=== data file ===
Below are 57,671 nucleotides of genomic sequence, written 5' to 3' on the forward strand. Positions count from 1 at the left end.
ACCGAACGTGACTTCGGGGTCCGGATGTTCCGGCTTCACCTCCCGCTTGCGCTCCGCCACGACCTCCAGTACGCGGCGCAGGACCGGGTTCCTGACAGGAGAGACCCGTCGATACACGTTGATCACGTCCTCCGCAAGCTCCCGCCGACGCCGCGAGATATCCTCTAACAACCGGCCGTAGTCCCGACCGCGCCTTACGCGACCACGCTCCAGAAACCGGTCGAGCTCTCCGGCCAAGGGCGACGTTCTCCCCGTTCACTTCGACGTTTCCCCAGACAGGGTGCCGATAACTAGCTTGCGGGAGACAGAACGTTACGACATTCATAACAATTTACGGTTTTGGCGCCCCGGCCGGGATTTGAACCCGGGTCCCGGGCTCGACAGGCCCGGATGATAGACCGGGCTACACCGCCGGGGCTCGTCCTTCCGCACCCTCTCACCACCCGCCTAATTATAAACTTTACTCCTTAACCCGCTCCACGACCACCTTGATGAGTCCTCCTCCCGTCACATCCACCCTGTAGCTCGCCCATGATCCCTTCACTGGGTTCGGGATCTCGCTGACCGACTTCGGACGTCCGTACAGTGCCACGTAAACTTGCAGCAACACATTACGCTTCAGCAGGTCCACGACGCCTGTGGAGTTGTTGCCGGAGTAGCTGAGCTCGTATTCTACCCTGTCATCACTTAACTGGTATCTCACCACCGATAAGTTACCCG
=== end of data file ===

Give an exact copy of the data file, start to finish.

Below are 57,671 nucleotides of genomic sequence, written 5' to 3' on the forward strand. Positions count from 1 at the left end.
ACCGAACGTGACTTCGGGGTCCGGATGTTCCGGCTTCACCTCCCGCTTGCGCTCCGCCACGACCTCCAGTACGCGGCGCAGGACCGGGTTCCTGACAGGAGAGACCCGTCGATACACGTTGATCACGTCCTCCGCAAGCTCCCGCCGACGCCGCGAGATATCCTCTAACAACCGGCCGTAGTCCCGACCGCGCCTTACGCGACCACGCTCCAGAAACCGGTCGAGCTCTCCGGCCAAGGGCGACGTTCTCCCCGTTCACTTCGACGTTTCCCCAGACAGGGTGCCGATAACTAGCTTGCGGGAGACAGAACGTTACGACATTCATAACAATTTACGGTTTTGGCGCCCCGGCCGGGATTTGAACCCGGGTCCCGGGCTCGACAGGCCCGGATGATAGACCGGGCTACACCGCCGGGGCTCGTCCTTCCGCACCCTCTCACCACCCGCCTAATTATAAACTTTACTCCTTAACCCGCTCCACGACCACCTTGATGAGTCCTCCTCCCGTCACATCCACCCTGTAGCTCGCCCATGATCCCTTCACTGGGTTCGGGATCTCGCTGACCGACTTCGGACGTCCGTACAGTGCCACGTAAACTTGCAGCAACACATTACGCTTCAGCAGGTCCACGACGCCTGTGGAGTTGTTGCCGGAGTAGCTGAGCTCGTATTCTACCCTGTCATCACTTAACTGGTATCTCACCACCGATAAGTTACCCG